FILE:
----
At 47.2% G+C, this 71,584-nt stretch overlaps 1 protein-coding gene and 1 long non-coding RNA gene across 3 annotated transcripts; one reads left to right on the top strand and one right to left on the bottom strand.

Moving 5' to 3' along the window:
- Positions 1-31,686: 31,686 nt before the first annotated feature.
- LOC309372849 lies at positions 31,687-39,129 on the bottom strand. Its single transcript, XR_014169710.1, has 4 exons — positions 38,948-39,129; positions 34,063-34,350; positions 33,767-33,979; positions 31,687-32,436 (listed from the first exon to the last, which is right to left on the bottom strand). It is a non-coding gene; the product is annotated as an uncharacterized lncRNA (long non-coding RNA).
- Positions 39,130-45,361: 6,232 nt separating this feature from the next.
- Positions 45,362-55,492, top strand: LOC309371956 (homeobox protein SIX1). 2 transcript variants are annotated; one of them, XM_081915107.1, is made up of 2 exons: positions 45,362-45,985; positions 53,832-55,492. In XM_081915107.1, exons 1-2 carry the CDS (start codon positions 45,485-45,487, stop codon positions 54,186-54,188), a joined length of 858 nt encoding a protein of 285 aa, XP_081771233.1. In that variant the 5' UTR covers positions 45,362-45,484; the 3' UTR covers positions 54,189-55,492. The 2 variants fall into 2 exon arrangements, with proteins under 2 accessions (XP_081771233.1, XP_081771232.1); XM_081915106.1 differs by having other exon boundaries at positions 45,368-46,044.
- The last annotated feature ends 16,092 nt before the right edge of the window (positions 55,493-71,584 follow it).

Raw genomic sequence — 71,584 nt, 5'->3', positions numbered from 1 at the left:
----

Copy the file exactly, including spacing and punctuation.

At 47.2% G+C, this 71,584-nt stretch overlaps 1 protein-coding gene and 1 long non-coding RNA gene across 3 annotated transcripts; one reads left to right on the top strand and one right to left on the bottom strand.

Moving 5' to 3' along the window:
- Positions 1-31,686: 31,686 nt before the first annotated feature.
- LOC309372849 lies at positions 31,687-39,129 on the bottom strand. Its single transcript, XR_014169710.1, has 4 exons — positions 38,948-39,129; positions 34,063-34,350; positions 33,767-33,979; positions 31,687-32,436 (listed from the first exon to the last, which is right to left on the bottom strand). It is a non-coding gene; the product is annotated as an uncharacterized lncRNA (long non-coding RNA).
- Positions 39,130-45,361: 6,232 nt separating this feature from the next.
- Positions 45,362-55,492, top strand: LOC309371956 (homeobox protein SIX1). 2 transcript variants are annotated; one of them, XM_081915107.1, is made up of 2 exons: positions 45,362-45,985; positions 53,832-55,492. In XM_081915107.1, exons 1-2 carry the CDS (start codon positions 45,485-45,487, stop codon positions 54,186-54,188), a joined length of 858 nt encoding a protein of 285 aa, XP_081771233.1. In that variant the 5' UTR covers positions 45,362-45,484; the 3' UTR covers positions 54,189-55,492. The 2 variants fall into 2 exon arrangements, with proteins under 2 accessions (XP_081771233.1, XP_081771232.1); XM_081915106.1 differs by having other exon boundaries at positions 45,368-46,044.
- The last annotated feature ends 16,092 nt before the right edge of the window (positions 55,493-71,584 follow it).

Raw genomic sequence — 71,584 nt, 5'->3', positions numbered from 1 at the left: